Using value at risk for integrated project risk evaluation

Lai, F. and Stange, W. (2009). Using value at risk for integrated project risk evaluation. In: Project Evaluation 2009. Project Evaluation Conference 2009, Melbourme, VIC, Australia, (223-232). 21-22 April 2009.

Author Lai, F.
Stange, W.
Title of paper Using value at risk for integrated project risk evaluation
Conference name Project Evaluation Conference 2009
Conference location Melbourme, VIC, Australia
Conference dates 21-22 April 2009
Proceedings title Project Evaluation 2009
Place of Publication Carlton VIC, Australia
Publisher AusIMM: Australasian Institute of Mining and Metallurgy
Publication Year 2009
Sub-type Fully published paper
ISBN 9781920806989
Start page 223
End page 232
Total pages 10
Language eng
Abstract/Summary Assessing the risks in a mining project is a key aspect of project evaluation. This is an exacting and demanding task because of the complexity due to the need to deal with uncertainty over long time periods. The way risks are assessed and managed is critical to the long-term success of the projects and the business. Discounted cash flow (DCF) analysis is commonly used for project and risk evaluation. A discount rate is selected that accounts for uncertainties in the cash flows. However, it is difficult to determine an appropriate discount rate due to the large number of factors that need to be considered and the complex relationships between risk sources. Using a proven framework, ævalue at riskÆ (VaR), this paper proposes to rigorously model and quantify ærisk at sourceÆ. The approach was first employed to assess financial market risks and is now widely used in the banking sector for risk assessment. In project evaluation, all risk sources are identified and estimated separately to ensure the overall project risk is quantified accurately. A bottom-up approach has been proposed. Estimates are first carried out for risk factors at the bottom of the project structure. The assessment is then applied at increasingly higher levels until the overall project risk is estimated. Value at risk is a versatile methodology and can be used in a local or integrated manner. The final value is objective and the calculation steps can be easily justified and followed. Four case studies have been included to illustrate how the proposed approach can assist management in decision-making.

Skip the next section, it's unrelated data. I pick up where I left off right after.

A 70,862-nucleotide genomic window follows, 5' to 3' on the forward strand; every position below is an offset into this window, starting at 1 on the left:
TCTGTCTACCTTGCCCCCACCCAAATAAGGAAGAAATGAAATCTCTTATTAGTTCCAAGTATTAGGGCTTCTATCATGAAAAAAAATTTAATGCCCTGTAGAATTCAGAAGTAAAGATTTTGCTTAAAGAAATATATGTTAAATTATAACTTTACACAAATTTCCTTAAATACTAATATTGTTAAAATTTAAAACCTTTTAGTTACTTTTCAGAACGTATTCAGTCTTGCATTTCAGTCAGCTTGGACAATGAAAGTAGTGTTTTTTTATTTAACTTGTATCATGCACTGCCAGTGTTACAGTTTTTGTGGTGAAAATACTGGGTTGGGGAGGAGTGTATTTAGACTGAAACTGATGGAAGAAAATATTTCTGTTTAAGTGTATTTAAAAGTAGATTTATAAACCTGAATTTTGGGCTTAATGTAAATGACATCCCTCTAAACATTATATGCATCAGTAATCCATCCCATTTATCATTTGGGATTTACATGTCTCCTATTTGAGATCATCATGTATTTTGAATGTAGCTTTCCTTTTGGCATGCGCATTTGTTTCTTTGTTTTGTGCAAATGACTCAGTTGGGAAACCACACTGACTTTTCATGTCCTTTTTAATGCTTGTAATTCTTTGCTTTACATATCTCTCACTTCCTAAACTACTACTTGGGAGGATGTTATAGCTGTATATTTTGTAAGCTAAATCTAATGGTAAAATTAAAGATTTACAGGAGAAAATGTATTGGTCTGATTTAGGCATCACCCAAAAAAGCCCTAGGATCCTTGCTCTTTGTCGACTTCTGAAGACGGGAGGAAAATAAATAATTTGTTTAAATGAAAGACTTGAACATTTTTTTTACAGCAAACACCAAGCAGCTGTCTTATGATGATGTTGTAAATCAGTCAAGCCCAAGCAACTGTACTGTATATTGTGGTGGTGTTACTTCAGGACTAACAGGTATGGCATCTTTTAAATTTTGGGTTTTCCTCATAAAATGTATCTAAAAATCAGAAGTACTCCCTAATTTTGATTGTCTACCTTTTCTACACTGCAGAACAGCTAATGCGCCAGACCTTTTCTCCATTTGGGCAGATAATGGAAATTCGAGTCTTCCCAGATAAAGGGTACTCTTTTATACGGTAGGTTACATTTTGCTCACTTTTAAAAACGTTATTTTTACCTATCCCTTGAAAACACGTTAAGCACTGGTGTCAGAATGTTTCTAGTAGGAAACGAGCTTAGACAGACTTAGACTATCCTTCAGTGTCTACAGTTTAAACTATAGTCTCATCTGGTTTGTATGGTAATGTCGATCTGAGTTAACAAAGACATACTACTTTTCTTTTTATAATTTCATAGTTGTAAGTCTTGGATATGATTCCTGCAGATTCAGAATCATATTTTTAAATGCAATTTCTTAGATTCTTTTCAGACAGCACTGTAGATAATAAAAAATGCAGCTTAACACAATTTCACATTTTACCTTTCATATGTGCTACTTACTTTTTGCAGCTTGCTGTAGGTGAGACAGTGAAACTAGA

Q-Index Code E1
Q-Index Status Provisional Code
Institutional Status Unknown

Document type: Conference Paper
Collection: Julius Kruttschnitt Mineral Research Centre Publications
 
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Created: Thu, 02 Aug 2012, 14:38:24 EST by Karen Holtham on behalf of Julius Kruttschnitt Mineral Research Centre